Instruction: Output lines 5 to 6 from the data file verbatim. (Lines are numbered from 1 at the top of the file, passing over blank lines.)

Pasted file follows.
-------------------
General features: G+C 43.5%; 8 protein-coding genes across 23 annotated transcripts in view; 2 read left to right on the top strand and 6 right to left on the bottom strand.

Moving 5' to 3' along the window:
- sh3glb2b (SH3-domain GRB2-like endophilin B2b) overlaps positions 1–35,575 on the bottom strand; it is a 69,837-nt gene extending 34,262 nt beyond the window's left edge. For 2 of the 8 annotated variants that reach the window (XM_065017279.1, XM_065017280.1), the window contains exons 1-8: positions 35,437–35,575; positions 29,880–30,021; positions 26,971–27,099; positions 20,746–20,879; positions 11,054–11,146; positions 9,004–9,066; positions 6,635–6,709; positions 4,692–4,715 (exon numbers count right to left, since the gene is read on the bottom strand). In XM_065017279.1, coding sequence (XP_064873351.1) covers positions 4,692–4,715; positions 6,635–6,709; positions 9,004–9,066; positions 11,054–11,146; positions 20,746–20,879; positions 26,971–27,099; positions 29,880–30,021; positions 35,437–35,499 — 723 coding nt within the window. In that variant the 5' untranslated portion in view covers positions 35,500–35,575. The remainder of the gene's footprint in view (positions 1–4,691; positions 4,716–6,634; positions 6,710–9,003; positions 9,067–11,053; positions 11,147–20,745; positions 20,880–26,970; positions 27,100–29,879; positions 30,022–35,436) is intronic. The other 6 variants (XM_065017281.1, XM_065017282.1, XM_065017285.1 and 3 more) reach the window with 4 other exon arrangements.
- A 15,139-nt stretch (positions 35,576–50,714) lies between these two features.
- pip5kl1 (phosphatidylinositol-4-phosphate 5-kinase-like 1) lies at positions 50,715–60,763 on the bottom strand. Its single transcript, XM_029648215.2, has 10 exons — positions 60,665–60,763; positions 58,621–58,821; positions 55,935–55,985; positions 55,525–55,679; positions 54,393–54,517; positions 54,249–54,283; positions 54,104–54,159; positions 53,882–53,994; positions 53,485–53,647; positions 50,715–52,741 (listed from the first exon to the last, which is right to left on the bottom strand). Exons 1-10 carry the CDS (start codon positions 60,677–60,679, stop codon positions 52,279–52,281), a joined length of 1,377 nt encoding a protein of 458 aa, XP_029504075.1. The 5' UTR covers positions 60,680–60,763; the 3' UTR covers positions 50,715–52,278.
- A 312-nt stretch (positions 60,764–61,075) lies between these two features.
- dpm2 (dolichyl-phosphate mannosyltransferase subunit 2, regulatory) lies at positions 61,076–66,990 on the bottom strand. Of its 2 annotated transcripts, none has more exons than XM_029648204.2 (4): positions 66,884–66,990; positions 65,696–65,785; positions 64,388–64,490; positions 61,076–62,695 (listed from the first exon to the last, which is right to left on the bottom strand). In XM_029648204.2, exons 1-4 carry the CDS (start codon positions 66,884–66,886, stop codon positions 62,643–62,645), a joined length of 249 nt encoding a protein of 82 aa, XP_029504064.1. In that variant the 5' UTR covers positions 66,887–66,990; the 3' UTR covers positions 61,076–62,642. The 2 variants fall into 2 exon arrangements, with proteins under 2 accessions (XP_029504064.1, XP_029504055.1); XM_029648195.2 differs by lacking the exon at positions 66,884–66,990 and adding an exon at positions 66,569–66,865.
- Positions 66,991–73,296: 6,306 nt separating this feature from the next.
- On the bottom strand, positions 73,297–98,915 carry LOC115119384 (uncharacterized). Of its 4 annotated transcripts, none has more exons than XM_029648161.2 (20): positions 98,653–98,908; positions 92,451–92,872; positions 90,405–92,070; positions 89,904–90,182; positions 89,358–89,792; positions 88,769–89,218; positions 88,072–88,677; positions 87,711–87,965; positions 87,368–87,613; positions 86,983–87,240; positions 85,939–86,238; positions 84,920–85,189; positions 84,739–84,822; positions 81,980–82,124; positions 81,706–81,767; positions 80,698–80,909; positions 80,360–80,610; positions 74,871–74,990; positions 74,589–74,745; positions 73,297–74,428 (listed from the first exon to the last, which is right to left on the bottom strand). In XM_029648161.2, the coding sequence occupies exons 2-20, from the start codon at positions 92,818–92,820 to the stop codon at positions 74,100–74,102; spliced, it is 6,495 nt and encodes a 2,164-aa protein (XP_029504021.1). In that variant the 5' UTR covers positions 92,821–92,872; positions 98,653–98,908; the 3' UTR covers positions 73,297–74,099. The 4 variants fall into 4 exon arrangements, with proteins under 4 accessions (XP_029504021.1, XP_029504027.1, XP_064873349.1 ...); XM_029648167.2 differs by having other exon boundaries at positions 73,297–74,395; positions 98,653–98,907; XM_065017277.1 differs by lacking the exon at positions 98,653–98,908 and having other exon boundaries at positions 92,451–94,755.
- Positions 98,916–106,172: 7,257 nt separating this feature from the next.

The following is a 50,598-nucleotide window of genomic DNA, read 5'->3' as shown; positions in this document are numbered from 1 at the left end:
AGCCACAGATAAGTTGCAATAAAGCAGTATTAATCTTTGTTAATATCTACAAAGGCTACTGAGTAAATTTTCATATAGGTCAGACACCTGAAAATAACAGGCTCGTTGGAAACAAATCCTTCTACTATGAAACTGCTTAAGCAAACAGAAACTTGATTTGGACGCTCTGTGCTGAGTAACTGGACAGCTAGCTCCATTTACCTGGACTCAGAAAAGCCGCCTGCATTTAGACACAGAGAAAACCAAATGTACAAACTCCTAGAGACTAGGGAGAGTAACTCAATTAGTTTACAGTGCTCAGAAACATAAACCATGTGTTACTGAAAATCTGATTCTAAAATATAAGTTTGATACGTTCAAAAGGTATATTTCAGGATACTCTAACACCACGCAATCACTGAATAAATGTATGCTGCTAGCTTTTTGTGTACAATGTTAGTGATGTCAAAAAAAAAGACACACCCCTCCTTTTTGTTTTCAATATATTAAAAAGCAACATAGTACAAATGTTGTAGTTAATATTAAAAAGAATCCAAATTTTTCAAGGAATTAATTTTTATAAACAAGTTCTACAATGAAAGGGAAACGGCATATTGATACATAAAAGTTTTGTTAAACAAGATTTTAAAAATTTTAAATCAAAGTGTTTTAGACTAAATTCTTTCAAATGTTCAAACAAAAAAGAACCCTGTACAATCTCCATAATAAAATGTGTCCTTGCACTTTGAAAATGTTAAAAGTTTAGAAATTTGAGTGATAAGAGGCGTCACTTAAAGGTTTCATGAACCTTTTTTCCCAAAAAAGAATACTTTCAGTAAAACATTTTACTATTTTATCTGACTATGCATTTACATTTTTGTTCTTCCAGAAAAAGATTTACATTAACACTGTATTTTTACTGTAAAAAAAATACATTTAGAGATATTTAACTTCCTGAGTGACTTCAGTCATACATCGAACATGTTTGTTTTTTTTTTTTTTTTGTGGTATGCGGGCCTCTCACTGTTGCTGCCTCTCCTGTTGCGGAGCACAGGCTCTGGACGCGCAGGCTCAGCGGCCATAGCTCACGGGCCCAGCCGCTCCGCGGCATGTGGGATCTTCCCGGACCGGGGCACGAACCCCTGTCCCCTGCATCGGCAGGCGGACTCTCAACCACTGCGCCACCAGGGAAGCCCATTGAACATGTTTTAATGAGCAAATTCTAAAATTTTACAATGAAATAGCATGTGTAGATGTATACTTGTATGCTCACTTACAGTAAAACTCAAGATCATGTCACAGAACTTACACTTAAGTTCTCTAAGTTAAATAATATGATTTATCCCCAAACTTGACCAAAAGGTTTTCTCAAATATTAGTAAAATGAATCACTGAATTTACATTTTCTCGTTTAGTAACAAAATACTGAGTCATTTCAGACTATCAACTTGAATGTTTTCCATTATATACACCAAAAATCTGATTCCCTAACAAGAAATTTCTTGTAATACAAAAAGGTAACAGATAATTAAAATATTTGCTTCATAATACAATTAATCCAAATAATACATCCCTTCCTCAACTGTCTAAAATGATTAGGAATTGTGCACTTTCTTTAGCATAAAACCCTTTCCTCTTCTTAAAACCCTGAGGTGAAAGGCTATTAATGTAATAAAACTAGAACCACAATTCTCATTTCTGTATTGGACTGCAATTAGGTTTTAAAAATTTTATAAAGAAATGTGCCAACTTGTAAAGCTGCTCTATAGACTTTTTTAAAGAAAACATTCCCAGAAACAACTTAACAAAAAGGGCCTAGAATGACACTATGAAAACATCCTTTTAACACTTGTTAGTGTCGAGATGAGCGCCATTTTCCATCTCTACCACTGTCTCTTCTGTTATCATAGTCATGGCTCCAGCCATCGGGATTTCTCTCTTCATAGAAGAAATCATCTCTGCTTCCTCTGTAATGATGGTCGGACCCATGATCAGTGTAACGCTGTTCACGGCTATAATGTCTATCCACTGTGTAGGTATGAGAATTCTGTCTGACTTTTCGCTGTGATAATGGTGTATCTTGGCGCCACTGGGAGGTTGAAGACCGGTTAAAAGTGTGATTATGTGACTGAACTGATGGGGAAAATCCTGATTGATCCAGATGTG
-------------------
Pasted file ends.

- pip5kl1 (phosphatidylinositol-4-phosphate 5-kinase-like 1) lies at positions 50,715–60,763 on the bottom strand. Its single transcript, XM_029648215.2, has 10 exons — positions 60,665–60,763; positions 58,621–58,821; positions 55,935–55,985; positions 55,525–55,679; positions 54,393–54,517; positions 54,249–54,283; positions 54,104–54,159; positions 53,882–53,994; positions 53,485–53,647; positions 50,715–52,741 (listed from the first exon to the last, which is right to left on the bottom strand). Exons 1-10 carry the CDS (start codon positions 60,677–60,679, stop codon positions 52,279–52,281), a joined length of 1,377 nt encoding a protein of 458 aa, XP_029504075.1. The 5' UTR covers positions 60,680–60,763; the 3' UTR covers positions 50,715–52,278.
- A 312-nt stretch (positions 60,764–61,075) lies between these two features.